By Rica Arevalo
Scandinavian cinema is becoming a global cultural brand. In the early 1910s, Denmark was the first country to gain prominence in film production and distribution. Sweden, Norway, Finland, and Iceland followed suit. These Nordic countries prioritize the movie workers’ welfare such as giving state subsidies, forming national film institutes, and providing regulations that would benefit their film workers. Respected filmmakers Ingmar Bergman or Carl Theodor Dreyer were the leading pioneers of this alliance.
To get a taste of contemporary films from this region, a big welcome is the Scandinavian Film Festival that will take place from April 28 to May 3 at the SM Lanang Premier, Davao City and at the FDCP’s Cinematheque Davao, organized by the Embassy of Sweden, Norway, and Denmark.
Among the titles are Darling (2017), Winter Brothers (2017), and The Two of Us (2018).
Every “star” has her rise and fall and how she faces the greatest trials makes her succeed or fail in life. World-class ballerina Darling (Danica Curcic) goes back with her choreographer-husband Frans (Gustaf Skarsgård) to Copenhagen to play Giselle in the Royal Danish Ballet. At first, all is sweet between the two lovebirds. But when Darling gets a hip injury, eventually damaging her ego, her insecurities go overboard.
A new, promising talent but inexperienced Giselle is selected—played by Astrid Grarup Elbo who is in her first film debut as Polly and in real life, also a member of the Royal Danish Ballet.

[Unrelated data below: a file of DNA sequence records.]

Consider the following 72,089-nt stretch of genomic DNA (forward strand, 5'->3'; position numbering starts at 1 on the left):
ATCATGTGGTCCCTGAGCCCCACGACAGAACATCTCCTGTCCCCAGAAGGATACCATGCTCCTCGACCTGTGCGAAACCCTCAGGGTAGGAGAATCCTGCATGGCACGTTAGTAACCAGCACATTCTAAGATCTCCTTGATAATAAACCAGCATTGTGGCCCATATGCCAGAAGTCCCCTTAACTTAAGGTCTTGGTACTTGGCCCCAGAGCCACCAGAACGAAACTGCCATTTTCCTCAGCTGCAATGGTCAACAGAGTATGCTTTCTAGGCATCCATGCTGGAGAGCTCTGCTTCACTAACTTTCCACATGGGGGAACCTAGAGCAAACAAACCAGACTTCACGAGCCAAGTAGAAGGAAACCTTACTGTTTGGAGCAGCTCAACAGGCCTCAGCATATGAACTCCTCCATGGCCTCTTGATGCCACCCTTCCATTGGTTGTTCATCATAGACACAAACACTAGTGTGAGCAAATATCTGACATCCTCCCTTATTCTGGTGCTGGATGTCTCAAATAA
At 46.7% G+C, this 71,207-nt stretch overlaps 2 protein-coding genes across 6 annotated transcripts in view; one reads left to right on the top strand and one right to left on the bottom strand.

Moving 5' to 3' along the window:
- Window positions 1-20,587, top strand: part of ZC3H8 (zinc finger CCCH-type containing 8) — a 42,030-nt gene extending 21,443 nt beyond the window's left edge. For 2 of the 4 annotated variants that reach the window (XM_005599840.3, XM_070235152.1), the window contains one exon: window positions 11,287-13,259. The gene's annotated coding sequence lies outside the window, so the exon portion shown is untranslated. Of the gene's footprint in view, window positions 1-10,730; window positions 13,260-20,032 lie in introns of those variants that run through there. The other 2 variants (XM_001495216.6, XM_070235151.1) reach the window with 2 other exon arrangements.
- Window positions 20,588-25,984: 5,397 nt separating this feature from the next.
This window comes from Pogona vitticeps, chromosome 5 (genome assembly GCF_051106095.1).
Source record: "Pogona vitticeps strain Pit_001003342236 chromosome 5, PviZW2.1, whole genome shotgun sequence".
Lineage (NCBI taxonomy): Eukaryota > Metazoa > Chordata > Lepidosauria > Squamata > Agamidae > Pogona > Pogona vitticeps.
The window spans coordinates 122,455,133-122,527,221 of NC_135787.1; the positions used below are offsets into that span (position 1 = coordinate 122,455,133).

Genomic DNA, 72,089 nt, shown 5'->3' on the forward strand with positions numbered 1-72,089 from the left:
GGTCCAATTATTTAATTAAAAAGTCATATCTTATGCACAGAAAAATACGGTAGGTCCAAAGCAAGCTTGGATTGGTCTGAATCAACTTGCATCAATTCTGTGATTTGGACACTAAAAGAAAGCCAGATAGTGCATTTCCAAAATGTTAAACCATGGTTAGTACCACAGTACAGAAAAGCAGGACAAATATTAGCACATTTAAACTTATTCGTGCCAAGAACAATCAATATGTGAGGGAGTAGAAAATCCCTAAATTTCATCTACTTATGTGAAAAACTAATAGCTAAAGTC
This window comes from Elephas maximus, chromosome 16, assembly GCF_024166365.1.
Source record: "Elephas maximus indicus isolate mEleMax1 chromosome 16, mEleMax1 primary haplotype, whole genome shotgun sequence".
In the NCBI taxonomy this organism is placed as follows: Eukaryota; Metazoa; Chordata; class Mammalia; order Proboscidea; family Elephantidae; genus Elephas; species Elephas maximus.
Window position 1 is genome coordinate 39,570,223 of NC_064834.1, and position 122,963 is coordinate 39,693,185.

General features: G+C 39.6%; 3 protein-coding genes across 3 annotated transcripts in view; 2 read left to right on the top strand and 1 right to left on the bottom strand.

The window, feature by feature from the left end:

In some scenes, he plays with his rifle while watching a British training video, making us wonder if he will just snap and massacre people.
She trains Polly but destroys her physically and emotionally. Her husband becomes cold and tries to leave her. Darling pleads, “I’m the one who’s broken.” It is not love at first sight for us to like Darling but the film’s open ending makes us understand her roller coaster life.
The Winter Brothers is helmed by Icelandic filmmaker Hlynur Palmason. What is the feeling of isolation and being unloved? Emil (Elliott Crosset Hove) works in a limestone mine with his brother, Johan (Simon Sears). He is fascinated with Anna (Victoria Carmen Sonne) who he stalks and steals her underwear. The chilly dark workplace calls for booze which Emil concocts and supplies his co-workers. One worker gets hospitalized and everyone blames him for the near-death situation. He gets stoned and even jobless when it was discovered that he stole chemicals from his workplace.
In some scenes, he plays with his rifle while watching a British training video, making us wonder if he will just snap and massacre people. His brawl with his brother will also make one conclude there is an impending tragedy. Palmason does not spoon feed his audience, letting us experience Emil’s loneliness alongside a baffling storyline. The Winter Brothers won the Bodil Award for Best Danish Film.
The documentary The Two of Us, directed by Emil Næsby Hansen, is something to look forward to. Shot in Copenhagen, it follows Skjold, 17, and Isabel, 18, in a celebration of youth, love, beauty, and the choices one makes to let your heart grow.
The two friends have no labels yet they are each other’s first love. Hansen saw the two in Instagram. He hung out with them for six months before filming their on-and-off relationship. The ins and outs of a teenage relationship is what we see in this raw, contradictory, 62-minute documentary.
Indeed, love is rough, experiencing joy and pain are in the same intense level as the two teenagers unravel their relationship. The two broke up but are still together, realizing that they aren’t so good at breaking up. Will they move on? After The Two of Us, we all move on.